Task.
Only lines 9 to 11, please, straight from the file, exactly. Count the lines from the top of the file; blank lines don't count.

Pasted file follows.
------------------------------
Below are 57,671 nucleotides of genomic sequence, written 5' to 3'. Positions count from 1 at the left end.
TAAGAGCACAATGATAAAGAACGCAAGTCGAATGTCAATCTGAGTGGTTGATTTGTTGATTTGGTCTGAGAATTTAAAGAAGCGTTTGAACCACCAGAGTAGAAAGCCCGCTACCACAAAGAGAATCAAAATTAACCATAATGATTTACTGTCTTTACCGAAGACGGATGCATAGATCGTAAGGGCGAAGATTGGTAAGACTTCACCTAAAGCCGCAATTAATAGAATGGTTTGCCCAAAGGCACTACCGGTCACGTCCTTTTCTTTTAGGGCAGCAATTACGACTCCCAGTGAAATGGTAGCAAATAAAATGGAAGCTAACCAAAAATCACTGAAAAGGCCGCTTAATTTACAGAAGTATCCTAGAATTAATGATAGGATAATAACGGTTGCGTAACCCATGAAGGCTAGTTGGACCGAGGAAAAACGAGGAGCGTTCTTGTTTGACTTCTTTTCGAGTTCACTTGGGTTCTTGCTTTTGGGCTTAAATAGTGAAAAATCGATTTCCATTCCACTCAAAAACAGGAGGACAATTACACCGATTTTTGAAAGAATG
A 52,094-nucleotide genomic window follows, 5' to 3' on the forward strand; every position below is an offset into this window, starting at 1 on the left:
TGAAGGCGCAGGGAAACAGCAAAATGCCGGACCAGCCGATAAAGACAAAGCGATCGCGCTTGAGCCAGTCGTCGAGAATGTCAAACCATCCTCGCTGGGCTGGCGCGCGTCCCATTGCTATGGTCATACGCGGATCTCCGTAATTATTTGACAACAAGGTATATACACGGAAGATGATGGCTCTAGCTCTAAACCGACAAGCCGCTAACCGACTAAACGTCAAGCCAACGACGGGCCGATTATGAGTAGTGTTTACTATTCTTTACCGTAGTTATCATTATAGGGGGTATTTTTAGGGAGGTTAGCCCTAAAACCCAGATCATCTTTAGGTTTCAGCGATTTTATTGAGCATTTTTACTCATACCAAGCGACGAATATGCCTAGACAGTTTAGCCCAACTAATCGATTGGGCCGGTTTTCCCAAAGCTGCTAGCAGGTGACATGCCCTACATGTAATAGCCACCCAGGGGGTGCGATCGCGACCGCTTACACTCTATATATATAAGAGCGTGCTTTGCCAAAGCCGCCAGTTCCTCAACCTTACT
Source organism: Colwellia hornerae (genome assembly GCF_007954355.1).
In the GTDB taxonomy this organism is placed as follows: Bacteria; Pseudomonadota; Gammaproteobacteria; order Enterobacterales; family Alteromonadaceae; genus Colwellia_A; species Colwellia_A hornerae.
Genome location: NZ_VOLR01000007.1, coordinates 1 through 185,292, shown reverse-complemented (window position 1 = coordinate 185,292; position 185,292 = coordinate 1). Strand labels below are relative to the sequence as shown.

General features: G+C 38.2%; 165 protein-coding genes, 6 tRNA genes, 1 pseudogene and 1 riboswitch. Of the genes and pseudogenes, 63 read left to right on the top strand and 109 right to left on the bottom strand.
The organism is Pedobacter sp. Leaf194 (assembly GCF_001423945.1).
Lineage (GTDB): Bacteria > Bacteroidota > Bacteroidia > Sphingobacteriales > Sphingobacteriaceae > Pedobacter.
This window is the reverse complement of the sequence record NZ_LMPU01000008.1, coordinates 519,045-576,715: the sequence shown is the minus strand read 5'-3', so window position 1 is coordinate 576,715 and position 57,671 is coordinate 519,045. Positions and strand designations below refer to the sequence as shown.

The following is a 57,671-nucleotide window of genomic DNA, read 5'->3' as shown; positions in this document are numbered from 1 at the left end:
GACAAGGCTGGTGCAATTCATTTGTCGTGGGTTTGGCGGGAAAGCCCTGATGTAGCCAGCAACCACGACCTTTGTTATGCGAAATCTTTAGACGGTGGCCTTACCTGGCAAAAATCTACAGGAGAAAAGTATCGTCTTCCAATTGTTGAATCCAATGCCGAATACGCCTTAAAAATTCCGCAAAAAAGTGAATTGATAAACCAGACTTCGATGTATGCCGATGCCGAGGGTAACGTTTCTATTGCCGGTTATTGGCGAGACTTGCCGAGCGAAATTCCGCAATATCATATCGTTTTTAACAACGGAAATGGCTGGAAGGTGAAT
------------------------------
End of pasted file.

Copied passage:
The organism is Pedobacter sp. Leaf194 (assembly GCF_001423945.1).
Lineage (GTDB): Bacteria > Bacteroidota > Bacteroidia > Sphingobacteriales > Sphingobacteriaceae > Pedobacter.
This window is the reverse complement of the sequence record NZ_LMPU01000008.1, coordinates 519,045-576,715: the sequence shown is the minus strand read 5'-3', so window position 1 is coordinate 576,715 and position 57,671 is coordinate 519,045. Positions and strand designations below refer to the sequence as shown.